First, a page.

Home About Browse Search
Svenska


Capturing indirect genetic effects on phenotypic variability: Competition meets canalization

Marjanovic, Jovana and Mulder, Han A. and Rönnegård, Lars and De Koning, Dirk-Jan and Bijma, Piter (2022). Capturing indirect genetic effects on phenotypic variability: Competition meets canalization. Evolutionary applications. 15 :4 , 694-705
[Research article]

[img] PDF
1MB

Abstract

Phenotypic variability of a genotype is relevant both in natural and domestic populations. In the past two decades, variability has been studied as a heritable quantitative genetic trait in its own right, often referred to as inherited variability or environmental canalization. So far, studies on inherited variability have only considered genetic effects of the focal individual, that is, direct genetic effects on inherited variability. Observations from aquaculture populations and some plants, however, suggest that an additional source of genetic variation in inherited variability may be generated through competition. Social interactions, such as competition, are often a source of Indirect Genetic Effects (IGE). An IGE is a heritable effect of an individual on the trait value of another individual. IGEs may substantially affect heritable variation underlying the trait, and the direction and magnitude of response to selection. To understand the contribution of IGEs to evolution of environmental canalization in natural populations, and to exploit such inherited variability in animal and plant breeding, we need statistical models to capture this effect. To our knowledge, it is unknown to what extent the current statistical models commonly used for IGE and inherited variability capture the effect of competition on inherited variability. Here, we investigate the potential of current statistical models for inherited variability and trait values, to capture the direct and indirect genetic effects of competition on variability. Our results show that a direct model of inherited variability almost entirely captures the genetic sensitivity of individuals to competition, whereas an indirect model of inherited variability captures the cooperative genetic effects of individuals on their partners. Models for trait levels, however, capture only a small part of the genetic effects of competition. The estimation of direct and indirect genetic effects of competition, therefore, is possible with models for inherited variability but may require a two-step analysis.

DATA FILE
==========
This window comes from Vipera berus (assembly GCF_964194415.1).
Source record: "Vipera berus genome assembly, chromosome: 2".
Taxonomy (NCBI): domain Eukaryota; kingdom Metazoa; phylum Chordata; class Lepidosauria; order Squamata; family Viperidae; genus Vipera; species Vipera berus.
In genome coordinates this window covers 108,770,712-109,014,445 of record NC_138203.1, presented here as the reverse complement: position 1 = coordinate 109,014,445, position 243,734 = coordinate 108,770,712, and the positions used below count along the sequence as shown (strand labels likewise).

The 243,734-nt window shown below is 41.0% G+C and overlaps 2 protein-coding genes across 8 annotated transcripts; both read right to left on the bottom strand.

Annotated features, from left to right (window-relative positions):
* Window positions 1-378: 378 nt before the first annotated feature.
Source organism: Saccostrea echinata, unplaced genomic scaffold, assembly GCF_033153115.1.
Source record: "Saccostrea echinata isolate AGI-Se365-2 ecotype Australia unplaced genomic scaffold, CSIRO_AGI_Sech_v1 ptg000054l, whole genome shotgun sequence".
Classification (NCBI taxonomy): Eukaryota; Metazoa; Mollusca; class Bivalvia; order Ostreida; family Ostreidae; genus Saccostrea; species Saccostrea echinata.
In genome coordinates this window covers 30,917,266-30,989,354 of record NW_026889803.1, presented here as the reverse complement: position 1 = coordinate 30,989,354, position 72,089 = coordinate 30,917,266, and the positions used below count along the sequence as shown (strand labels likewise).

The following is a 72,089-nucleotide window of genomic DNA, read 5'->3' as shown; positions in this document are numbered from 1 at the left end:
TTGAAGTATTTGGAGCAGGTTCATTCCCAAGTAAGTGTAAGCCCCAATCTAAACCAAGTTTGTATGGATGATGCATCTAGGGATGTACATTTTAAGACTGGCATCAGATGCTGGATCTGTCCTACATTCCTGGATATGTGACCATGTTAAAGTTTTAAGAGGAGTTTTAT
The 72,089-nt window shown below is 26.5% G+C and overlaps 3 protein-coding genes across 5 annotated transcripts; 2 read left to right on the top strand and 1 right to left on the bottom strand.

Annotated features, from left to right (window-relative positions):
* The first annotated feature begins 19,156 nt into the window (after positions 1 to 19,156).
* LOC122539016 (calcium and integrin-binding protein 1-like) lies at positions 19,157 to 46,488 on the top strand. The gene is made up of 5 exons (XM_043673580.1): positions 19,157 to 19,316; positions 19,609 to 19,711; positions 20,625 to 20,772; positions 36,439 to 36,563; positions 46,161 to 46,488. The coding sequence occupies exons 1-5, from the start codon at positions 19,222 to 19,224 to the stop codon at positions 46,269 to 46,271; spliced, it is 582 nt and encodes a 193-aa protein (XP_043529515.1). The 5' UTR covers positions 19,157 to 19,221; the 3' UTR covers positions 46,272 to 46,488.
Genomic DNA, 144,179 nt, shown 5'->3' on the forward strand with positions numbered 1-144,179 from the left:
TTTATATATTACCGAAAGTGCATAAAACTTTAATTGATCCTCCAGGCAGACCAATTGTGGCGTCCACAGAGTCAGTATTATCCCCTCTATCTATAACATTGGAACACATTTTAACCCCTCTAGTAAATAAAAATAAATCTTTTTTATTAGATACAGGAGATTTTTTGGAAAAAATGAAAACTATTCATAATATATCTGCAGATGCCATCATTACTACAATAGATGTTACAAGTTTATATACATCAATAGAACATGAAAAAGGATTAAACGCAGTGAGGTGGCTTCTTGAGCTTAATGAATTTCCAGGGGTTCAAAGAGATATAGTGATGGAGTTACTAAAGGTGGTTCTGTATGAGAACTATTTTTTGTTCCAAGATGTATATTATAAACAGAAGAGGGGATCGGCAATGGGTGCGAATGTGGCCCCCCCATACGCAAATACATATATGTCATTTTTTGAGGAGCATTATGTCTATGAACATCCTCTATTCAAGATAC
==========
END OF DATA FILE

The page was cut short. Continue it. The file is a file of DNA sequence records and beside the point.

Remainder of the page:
Authors/Creators:Marjanovic, Jovana and Mulder, Han A. and Rönnegård, Lars and De Koning, Dirk-Jan and Bijma, Piter
Title:Capturing indirect genetic effects on phenotypic variability: Competition meets canalization
Series Name/Journal:Evolutionary applications
Year of publishing :2022
Volume:15
Number:4
Page range:694-705
Number of Pages:12
Publisher:WILEY
ISSN:1752-4571
Language:English
Publication Type:Research article
Article category:Scientific peer reviewed
Version:Published version
Copyright:Creative Commons: Attribution 4.0
Full Text Status:Public
Subjects:(A) Swedish standard research categories 2011 > 1 Natural sciences > 106 Biological Sciences (Medical to be 3 and Agricultural to be 4) > Evolutionary Biology
Keywords:canalization, competition, IGE, indirect genetic effects, inherited variability, statistical models
URN:NBN:urn:nbn:se:slu:epsilon-p-116466
Permanent URL:
http://urn.kb.se/resolve?urn=urn:nbn:se:slu:epsilon-p-116466
Additional ID:
Type of IDID
DOI10.1111/eva.13353
Web of Science (WoS)000765749600001
Scopus2-s2.0-85126020494
ID Code:27976
Faculty:VH - Faculty of Veterinary Medicine and Animal Science
Department:(VH) > Dept. of Animal Breeding and Genetics
Deposited By: SLUpub Connector
Deposited On:23 May 2022 13:25
Metadata Last Modified:23 May 2022 13:31

Repository Staff Only: item control page

Downloads

Downloads per year (since September 2012)

View more statistics

Downloads
Hits